Meriva has adopted a more expressive and dynamic silhouette to its basic cab-forward monocab design. Like the Insignia and Astra, a ‘blade’ features down the side of the body, complementing a window line with a distinct ‘wave’ accentuating the FlexDoors, allowing panoramic views for rear passengers.
The design theme continues in the Meriva’s cabin, with cues taken from the Insignia and Astra enhancing the perceived quality of the materials.
What's old is new again as Meriva features rear-hinged back doors, a move Vauxhaul say radically improve access/egress. The larger door opening and free space around the B-pillar means parents can lift small children forwards in to rear-mounted, second-stage child seats without having to contort themselves around a door. And with both the front and rear doors open (the fronts open at a similar angle to the rear FlexDoors) a ‘parent-friendly’ zone is created with no door barrier between front and rear occupants. Crucially, the FlexDoors can only be opened by occupants while the car is stationary, an automatic lock engaging as soon as the car pulls away.
While the concept of two rear-hinged back doors is not new in the motor industry, the Meriva’s FlexDoor system is the first time it has been used on a family car in recent years. But unlike other rear-hinged door applications (Rolls Royce Phantom/Ghost and Mazda RX8), the Meriva benefits from front and rear doors that open independently, and does not require rear passengers to sit behind the door opening.
Inside the new Meriva Vauxhaul's FlexRail system adopts a completely fresh approach to the design of a car’s centre console, and provides owners with a variety of modular storage and comfort solutions that fix on to an ingenious dual-rail base. The new Meriva’s storage bin and cubby count has also increased, meaning that owners now benefit from one of the most practical cabins in class.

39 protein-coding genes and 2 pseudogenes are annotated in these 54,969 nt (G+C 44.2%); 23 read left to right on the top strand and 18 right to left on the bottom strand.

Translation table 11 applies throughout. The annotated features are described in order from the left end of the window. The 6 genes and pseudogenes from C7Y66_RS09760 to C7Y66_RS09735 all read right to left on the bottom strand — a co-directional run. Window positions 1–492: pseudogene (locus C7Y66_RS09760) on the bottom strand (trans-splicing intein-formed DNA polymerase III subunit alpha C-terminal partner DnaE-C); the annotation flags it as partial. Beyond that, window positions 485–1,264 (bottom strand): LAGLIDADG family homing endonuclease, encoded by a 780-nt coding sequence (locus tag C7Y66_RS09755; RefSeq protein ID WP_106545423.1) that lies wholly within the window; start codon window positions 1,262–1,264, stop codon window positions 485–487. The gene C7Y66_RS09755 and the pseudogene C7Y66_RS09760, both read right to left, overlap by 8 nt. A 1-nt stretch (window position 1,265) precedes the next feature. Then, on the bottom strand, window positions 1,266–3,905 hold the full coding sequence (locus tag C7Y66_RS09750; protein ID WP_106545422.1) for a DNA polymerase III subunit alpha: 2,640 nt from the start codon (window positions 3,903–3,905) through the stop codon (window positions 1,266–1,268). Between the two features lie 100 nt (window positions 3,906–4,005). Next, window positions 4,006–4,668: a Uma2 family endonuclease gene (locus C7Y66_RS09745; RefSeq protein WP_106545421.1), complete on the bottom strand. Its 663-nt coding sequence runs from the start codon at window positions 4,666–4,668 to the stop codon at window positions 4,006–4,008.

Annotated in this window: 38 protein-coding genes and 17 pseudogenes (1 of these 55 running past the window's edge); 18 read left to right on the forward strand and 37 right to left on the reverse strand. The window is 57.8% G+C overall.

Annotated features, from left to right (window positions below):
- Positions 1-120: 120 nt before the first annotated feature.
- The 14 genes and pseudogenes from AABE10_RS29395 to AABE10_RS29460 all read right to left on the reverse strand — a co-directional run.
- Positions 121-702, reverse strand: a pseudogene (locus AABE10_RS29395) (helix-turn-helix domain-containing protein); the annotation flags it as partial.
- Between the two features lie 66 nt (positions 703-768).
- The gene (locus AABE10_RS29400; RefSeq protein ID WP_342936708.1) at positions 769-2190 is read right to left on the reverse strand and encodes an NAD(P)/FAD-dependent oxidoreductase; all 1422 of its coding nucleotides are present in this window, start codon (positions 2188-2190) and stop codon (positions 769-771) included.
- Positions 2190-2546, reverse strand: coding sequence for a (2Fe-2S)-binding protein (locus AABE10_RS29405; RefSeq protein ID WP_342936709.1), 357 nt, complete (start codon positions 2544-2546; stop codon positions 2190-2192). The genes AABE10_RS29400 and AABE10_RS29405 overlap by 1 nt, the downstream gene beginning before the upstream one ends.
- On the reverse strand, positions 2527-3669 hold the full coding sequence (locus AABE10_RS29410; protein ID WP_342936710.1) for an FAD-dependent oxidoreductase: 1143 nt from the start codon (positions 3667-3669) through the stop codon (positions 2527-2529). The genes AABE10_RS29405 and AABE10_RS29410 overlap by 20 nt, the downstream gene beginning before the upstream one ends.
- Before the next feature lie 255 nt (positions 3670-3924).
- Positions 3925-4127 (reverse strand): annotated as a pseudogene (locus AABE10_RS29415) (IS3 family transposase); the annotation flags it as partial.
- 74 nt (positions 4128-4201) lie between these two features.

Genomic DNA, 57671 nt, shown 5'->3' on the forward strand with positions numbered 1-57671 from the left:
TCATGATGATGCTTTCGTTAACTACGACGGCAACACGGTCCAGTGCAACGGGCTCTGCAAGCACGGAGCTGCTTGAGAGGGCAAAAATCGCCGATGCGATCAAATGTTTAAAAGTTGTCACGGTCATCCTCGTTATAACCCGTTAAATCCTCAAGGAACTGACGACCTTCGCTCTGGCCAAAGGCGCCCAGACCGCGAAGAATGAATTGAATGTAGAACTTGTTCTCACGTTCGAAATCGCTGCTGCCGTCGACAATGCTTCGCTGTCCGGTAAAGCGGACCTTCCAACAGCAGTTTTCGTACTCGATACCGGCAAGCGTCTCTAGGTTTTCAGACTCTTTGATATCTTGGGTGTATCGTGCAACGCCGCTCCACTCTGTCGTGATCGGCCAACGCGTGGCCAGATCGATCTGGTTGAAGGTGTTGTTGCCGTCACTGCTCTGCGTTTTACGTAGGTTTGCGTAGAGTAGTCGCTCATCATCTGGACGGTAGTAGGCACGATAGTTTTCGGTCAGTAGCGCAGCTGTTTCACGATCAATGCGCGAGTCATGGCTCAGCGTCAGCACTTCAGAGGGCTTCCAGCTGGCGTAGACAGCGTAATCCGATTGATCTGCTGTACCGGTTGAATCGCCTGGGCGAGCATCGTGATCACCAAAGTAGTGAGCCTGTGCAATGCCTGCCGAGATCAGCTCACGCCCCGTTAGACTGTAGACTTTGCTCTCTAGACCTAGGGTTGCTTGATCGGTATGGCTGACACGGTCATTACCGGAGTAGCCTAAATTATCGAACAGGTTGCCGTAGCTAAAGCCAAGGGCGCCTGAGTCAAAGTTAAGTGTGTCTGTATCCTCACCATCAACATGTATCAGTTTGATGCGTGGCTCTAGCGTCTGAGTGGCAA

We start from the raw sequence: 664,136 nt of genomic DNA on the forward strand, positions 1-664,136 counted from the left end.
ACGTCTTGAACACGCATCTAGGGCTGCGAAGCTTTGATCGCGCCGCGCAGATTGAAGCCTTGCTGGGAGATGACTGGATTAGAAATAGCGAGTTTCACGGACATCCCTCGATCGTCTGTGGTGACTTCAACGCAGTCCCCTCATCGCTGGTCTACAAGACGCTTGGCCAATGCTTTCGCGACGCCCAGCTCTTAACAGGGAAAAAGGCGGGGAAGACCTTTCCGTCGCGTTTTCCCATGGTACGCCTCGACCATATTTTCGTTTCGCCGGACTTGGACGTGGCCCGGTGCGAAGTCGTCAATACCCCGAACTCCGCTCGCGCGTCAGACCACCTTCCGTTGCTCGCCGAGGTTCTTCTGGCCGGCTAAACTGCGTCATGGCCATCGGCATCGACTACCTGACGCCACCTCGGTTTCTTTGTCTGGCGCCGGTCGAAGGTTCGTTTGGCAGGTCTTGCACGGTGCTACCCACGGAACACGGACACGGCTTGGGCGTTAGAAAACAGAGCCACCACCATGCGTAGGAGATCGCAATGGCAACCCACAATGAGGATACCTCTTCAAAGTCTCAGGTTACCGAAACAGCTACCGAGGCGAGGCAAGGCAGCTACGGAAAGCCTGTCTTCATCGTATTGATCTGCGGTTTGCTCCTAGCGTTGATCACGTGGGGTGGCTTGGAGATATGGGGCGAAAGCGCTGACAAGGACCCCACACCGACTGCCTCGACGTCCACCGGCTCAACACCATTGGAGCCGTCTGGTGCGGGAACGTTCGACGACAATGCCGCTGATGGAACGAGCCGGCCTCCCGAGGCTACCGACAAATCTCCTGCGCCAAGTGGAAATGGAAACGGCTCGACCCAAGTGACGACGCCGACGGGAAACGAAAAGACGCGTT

In addition, the current Meriva’s much-praised FlexSpace system has evolved with even greater practicality. Now more intuitive to use, the new Meriva’s FlexSpace allows easier fold-down of the rear seats, while moving the rear seats to create more boot, leg or shoulder room is simpler than ever.
The new Meriva’s seat comfort has also advanced, with the adoption of front seat technology from the Insignia and Astra. Like these cars, the Meriva offers the biggest range of seat adjustment in class, extending to 240mm in length and 65mm in height.
With a longer wheelbase and wider front and rear tracks, buyers will see a marked improvement in the new Meriva’s ride and handling qualities.
They’ll also see a reduction in running costs, since the engine line-up – which features six turbocharged units and power outputs ranging from 75 to 140PS (55 to 103kW) – benefits from an average fuel consumption/CO2 reduction of 15 per cent, or -25g/km across the range. A high mpg/low CO2 ecoFLEX model will also be available.
More information on the new Vauxhaul Meriva will be available closer to its official debut at the Geneva Motor Show in March this year.